Get the answer of: Do Market Conditions Determine Factor Earnings?
Empirical evidence suggests that certain factor prices and incomes move in response to market forces.
Consider the following cases:
1. Raw Materials:
There is ample evidence to suggest that when there is a rapid increase in the demand for important raw materials like paper, cement, or an internationally traded commodity like oil, their prices increase and to that extent the income earned by their owners also soar.
We also see speculative price movements in case of the short-supply items like aluminium, steel and agricultural raw materials used in industry.
A glance at any financial daily like The Economic Times will reveal daily fluctuation in the prices of copper, tin, rubber and various other materials in response to changes in demand and supply. Moreover, material prices increase in the upswing of the business cycle as they did during the world commodity boom of 1972-73 and fell on the downswing when their derived demand falls.
2. Land Values:
Look at the Salt Lake area of Calcutta or at the New York City. Land values are increasing day by day in response to increasing demand. In the words of Calvo and Waugh, “Like most other commodities, land values are determined by the forces of supply and demand. There is only a fixed supply of land in the central city areas, so rents are determined by the pressure of demand for city sites. With the growth of cities and increased pressure of demand for central areas, rents are bound to rise”.
It is often observed that durable buildings are destroyed and land is used to build skyscrapers as in London, New York, Tokyo, Mumbai, Calcutta and other important cities of the world. This is a desirable venture (move) because of the high price of urban land.
The increase in the price of land in the adjoining areas of every growing city is another example of the workings of the market forces. The productivity of land in central places is determined by two factors: revenue potential per square meter of land and opportunities for economies of scale which are all greater than for non-urban areas.
Rent depends on productivity and productivity on accessibility and nearness to complementary activities, generating external economies. That is why the price of land declines from the centre of city towards the periphery of the urban area. The greater the distance from the city, the lower the rent.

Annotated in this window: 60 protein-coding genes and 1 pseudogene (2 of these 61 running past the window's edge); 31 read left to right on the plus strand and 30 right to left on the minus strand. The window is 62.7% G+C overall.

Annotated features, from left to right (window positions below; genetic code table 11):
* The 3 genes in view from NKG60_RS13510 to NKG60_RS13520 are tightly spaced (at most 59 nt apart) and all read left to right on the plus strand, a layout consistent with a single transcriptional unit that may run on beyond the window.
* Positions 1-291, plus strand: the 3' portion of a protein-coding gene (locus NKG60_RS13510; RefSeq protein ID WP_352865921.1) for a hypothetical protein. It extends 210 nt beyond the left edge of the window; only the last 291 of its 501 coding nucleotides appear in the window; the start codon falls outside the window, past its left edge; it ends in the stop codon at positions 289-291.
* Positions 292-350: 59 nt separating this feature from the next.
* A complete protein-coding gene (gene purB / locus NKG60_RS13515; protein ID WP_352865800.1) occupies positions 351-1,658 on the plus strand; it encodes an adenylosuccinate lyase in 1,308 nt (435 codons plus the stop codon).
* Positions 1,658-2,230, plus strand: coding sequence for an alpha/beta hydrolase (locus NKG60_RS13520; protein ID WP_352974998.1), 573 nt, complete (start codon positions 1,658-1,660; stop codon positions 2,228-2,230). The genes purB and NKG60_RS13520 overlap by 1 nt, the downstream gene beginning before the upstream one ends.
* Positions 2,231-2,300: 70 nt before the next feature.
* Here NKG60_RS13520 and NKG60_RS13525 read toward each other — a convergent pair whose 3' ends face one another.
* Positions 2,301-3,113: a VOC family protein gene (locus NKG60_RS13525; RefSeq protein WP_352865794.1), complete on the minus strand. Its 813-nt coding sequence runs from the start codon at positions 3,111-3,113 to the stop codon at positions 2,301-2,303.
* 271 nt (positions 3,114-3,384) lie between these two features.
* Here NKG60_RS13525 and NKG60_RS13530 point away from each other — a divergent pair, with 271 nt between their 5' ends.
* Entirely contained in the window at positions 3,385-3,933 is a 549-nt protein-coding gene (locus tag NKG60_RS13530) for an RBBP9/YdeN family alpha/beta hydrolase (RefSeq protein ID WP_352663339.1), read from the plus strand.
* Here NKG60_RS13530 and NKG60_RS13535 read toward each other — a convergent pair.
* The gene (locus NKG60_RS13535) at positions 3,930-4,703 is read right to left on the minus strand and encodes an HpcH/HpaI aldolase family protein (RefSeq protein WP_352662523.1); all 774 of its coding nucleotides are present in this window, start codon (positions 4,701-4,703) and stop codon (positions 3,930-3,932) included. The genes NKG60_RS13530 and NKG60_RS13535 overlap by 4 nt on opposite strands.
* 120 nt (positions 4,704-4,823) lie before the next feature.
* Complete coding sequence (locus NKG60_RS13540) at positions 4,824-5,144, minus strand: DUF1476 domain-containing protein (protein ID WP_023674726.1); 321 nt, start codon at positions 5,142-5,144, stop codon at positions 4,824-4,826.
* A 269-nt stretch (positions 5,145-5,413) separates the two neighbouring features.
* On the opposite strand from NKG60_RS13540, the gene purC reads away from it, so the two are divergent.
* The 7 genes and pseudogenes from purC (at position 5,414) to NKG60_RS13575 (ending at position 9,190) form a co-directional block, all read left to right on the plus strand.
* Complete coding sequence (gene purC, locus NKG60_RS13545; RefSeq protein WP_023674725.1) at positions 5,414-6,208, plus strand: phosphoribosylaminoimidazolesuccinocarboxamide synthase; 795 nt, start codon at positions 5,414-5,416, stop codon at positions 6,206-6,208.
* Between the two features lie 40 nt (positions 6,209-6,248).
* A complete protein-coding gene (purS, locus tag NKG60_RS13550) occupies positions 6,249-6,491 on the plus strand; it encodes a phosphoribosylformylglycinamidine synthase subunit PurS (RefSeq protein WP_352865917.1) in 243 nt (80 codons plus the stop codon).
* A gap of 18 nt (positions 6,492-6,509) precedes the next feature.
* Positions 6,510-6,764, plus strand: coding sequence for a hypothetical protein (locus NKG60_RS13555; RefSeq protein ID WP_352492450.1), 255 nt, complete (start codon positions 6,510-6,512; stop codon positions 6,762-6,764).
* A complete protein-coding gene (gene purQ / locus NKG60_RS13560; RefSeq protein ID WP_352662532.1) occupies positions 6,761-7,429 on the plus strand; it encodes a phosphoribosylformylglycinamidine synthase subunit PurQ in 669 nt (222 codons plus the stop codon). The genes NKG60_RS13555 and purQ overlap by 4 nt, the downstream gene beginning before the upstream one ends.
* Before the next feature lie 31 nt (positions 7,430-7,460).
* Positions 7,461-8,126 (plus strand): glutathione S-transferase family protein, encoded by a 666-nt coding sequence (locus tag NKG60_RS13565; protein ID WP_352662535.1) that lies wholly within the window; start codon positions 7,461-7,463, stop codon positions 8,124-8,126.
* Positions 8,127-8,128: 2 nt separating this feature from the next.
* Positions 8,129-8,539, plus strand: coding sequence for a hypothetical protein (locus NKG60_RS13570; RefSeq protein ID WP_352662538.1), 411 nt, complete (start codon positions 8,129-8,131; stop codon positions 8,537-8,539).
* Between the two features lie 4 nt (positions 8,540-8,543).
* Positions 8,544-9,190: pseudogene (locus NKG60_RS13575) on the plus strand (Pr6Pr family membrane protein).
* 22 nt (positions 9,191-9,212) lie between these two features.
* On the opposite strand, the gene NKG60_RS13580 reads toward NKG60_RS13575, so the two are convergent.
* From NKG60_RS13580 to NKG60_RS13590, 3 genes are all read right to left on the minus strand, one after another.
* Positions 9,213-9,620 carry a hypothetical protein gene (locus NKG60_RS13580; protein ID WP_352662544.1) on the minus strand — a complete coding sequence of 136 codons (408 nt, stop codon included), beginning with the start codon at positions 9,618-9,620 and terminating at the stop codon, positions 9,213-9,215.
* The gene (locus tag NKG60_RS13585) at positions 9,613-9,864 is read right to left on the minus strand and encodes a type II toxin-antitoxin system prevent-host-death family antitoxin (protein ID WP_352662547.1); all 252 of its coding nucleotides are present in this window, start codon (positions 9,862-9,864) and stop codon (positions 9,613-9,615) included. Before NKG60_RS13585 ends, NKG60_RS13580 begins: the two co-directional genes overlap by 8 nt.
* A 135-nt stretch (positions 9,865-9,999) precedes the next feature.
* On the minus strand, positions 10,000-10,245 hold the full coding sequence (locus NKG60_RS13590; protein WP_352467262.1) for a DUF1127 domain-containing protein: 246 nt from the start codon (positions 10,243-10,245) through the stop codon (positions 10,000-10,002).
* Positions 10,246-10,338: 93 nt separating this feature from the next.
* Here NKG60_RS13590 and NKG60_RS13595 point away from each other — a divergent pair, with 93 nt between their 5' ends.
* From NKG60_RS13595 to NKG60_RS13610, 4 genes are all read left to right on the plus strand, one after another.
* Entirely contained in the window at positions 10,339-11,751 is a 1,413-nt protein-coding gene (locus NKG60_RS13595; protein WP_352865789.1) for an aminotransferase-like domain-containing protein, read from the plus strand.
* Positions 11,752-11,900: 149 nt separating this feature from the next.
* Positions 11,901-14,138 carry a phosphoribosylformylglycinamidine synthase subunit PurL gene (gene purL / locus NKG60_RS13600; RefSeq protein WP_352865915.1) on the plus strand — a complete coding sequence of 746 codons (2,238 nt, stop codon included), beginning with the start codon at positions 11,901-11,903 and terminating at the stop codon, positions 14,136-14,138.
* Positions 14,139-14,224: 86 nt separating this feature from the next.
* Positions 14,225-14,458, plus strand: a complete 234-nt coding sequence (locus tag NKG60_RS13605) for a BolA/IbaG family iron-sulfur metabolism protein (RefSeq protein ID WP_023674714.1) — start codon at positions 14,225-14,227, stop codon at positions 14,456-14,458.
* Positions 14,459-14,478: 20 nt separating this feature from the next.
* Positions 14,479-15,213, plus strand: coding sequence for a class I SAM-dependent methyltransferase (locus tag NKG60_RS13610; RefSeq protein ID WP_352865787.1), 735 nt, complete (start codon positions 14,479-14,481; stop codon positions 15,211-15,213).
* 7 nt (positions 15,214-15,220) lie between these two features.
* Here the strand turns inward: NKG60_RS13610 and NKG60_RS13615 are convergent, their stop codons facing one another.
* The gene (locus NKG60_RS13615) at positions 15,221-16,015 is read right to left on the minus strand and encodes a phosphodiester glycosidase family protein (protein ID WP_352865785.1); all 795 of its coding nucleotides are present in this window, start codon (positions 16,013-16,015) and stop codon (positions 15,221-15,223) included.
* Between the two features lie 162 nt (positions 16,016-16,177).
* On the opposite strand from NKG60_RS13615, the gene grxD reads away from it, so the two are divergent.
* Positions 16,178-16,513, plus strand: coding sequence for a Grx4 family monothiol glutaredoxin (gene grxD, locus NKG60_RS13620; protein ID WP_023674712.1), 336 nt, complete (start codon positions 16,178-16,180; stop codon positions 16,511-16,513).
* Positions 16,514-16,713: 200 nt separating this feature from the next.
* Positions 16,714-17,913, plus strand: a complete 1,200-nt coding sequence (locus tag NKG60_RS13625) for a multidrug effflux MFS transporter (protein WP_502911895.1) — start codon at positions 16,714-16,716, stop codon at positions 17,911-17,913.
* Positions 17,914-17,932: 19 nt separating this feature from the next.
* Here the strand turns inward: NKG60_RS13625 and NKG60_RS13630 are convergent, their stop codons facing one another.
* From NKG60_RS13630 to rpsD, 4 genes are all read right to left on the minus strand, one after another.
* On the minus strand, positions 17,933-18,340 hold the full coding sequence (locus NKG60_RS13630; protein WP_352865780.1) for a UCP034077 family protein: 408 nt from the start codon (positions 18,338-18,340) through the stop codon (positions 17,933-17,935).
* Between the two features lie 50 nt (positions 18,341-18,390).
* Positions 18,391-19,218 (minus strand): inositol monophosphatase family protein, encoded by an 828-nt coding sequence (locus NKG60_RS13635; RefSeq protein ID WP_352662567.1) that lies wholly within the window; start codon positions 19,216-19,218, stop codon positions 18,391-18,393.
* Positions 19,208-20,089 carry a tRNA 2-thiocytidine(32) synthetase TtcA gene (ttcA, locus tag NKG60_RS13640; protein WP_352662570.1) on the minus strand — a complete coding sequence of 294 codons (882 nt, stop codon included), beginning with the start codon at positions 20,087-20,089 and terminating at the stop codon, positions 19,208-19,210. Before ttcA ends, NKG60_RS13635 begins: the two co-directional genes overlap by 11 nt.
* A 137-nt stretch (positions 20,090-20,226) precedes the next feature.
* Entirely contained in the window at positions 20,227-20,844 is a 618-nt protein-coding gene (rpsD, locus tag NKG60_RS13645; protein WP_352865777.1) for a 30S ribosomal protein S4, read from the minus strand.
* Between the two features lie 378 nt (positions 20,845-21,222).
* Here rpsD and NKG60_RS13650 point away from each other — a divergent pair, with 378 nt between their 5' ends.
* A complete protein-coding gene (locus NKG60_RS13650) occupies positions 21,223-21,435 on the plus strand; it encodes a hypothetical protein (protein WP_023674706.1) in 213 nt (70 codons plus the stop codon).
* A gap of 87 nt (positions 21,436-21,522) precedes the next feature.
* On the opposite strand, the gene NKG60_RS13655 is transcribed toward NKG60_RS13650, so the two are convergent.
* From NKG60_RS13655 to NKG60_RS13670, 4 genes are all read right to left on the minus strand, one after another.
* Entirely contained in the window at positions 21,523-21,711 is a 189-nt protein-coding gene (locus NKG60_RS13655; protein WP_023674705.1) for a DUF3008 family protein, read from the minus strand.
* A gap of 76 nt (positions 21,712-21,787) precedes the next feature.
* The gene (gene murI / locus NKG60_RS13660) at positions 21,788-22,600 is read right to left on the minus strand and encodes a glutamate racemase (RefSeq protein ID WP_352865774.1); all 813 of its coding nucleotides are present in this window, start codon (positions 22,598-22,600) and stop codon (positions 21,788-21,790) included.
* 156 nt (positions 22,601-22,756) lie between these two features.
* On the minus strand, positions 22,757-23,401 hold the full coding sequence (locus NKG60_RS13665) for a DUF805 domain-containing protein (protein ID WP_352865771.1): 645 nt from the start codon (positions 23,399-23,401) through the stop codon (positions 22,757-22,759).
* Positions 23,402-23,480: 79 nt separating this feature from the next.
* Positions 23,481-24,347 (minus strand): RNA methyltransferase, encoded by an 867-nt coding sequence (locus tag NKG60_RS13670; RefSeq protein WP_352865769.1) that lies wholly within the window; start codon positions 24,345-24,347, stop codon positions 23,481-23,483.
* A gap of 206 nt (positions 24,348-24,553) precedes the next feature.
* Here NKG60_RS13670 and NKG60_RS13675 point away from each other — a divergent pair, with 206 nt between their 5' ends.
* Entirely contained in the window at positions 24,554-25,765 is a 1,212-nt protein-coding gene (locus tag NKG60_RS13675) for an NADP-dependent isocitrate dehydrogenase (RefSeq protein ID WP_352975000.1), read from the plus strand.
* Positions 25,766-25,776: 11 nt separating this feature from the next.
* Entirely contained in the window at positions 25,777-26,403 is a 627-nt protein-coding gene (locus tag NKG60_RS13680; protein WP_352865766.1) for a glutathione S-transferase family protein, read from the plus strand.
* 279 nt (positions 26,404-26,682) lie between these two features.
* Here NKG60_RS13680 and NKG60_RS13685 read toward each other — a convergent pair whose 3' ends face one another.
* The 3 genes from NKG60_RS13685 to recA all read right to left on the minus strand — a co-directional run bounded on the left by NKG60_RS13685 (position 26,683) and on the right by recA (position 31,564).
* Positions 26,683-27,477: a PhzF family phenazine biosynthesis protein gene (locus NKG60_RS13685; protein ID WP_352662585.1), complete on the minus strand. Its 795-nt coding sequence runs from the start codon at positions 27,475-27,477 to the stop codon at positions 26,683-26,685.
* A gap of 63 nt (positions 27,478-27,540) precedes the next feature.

However, there is one counter evidence. Ricardo and other classical economists believed that with the growth of population and the consequent increase in the demand for food, the price of the fixed supply of land would increase in the sharply. This, however, has not happened.
Empirical evidence suggests that the price of agricultural land in, say, the Burdwan district of West Bengal or the Anand district of Gujarat has not increased much over a decade or so. Ibis is because the problem of food shortage was tackled by raising the productivity of the soil through the use of improved machineries and techniques. This has partly or fully neutralised the rise in the price of agricultural goods.
So, the hypothesis that the price of agricultural land is determined by market forces has not been falsified. Rather some of the market forces could not be correctly foreseen.
3. Mini Buses in Calcutta:
The supply of mini buses in Calcutta and other major cities is rigidly controlled by a licensing system. This keeps the number of buses well below ascertain limit. In the free market the number would have been much greater The license which permits one to operate a bus acquires a scarcity value of Rs.30,000 or more. With an increase in the demand for transport services the price of a licence in the open market also rises.
So, through competitive forces new entrants are enabled to earn only the opportunity cost of capital or the money they invest in mini buses. If the government approves any proposal for fare rise and the demand is inelastic, the gross income from operating a bus rises. And there is a corresponding rise in the price of the licence. So, the fare increase is just like a windfall gain to the old licence holders. New bus operators get no extra income.
In the labour market two sets of complications arise. Firstly, labour markets show elements of both competition and monopoly. Secondly, since labour is the human factor of production, non-monetary factor form an important part of incentives that can be provided to labourers.
We have already noted that a strong union can cause wages to rise above the equilibrium level by restricting the supply of labour or excursing its collective bargaining power.
The following statement of Lipsay is quite relevant in this context:
“Unions can and do succeed in raising wages and incomes when they operate in small sections of the whole economy; the high earnings do attract others to enter the occupation or industry; and the privileged position can be maintained only if entry can be effectively restricted. Closed-shop laws are the most obvious way of doing this.”
Although unions can prevent incomes from falling they can do practically nothing if demand disappears overnight. This happened in case of silent movie stars. But if demand declines slowly over a span of say 20 to 30 years, unions can prohibit new entry into the industry and can hold wages up even in the face of declining demand. This has happened in case of steam engine drivers and coal miner.
Competitive forces also explain fluctuations in wages. With the introduction of national T.V. programme many news readers of Calcutta are unable to find alternative assignments in radios and have to compete in a greatly reduced market for television talent. So, a fall in the demand for a product or service will lead to a corresponding fall in the derived demand for the factors needed to make the product, a decline in their income and the exit of factors to other uses.